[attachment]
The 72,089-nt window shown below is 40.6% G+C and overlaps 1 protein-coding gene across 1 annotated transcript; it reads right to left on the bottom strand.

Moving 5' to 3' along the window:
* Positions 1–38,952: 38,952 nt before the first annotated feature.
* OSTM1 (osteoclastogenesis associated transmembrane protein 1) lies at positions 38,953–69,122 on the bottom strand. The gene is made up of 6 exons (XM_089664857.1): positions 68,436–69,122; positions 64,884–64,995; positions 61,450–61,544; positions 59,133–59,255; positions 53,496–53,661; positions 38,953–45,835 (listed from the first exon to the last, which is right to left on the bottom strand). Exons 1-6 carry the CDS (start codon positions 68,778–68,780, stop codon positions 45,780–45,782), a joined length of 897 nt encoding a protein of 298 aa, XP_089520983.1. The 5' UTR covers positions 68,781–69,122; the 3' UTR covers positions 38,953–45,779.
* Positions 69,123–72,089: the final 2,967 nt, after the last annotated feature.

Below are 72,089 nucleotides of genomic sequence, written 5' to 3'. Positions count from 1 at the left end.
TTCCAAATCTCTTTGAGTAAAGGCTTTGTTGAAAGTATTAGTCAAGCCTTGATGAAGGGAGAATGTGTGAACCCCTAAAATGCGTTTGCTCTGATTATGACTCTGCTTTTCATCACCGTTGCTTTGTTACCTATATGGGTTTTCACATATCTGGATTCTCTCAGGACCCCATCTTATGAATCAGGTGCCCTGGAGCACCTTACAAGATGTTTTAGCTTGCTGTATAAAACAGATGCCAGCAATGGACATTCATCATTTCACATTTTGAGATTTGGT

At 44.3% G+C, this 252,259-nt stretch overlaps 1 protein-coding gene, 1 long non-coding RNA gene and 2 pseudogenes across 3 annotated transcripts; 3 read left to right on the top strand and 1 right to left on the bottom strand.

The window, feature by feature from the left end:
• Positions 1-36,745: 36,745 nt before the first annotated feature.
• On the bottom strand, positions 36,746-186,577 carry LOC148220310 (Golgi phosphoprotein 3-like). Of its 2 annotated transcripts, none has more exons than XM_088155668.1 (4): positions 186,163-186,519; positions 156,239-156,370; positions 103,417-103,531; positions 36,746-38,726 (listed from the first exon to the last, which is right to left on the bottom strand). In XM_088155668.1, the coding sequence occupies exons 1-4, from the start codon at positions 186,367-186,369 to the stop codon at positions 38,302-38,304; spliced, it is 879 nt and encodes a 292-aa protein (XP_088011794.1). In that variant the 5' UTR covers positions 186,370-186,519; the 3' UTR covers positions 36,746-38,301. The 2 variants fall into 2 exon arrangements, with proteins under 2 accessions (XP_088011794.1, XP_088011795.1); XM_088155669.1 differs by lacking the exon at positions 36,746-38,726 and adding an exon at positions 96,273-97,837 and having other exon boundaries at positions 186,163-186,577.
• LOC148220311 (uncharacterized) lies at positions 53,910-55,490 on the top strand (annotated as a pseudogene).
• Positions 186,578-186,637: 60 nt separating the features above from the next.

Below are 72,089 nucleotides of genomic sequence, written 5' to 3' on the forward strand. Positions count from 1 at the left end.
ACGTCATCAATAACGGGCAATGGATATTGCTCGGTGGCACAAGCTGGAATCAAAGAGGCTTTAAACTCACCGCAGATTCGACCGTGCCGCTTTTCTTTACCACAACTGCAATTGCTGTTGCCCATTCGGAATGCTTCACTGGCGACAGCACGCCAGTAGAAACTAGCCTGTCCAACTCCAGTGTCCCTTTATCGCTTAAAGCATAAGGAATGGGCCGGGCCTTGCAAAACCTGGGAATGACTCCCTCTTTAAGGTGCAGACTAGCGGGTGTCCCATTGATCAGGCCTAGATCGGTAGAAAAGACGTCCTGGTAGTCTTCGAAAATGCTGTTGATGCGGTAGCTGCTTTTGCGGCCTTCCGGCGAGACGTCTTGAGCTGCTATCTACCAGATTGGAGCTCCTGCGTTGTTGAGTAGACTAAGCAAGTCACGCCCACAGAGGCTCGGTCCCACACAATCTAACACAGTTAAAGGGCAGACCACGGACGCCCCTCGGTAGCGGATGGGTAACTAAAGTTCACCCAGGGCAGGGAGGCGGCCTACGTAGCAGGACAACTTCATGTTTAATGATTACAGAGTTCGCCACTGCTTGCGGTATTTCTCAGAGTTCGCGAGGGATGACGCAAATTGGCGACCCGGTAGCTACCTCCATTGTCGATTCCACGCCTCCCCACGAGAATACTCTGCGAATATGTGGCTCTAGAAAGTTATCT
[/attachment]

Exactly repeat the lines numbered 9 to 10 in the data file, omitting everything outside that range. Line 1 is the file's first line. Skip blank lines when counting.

The window, feature by feature from the left end:
• Positions 1-36,745: 36,745 nt before the first annotated feature.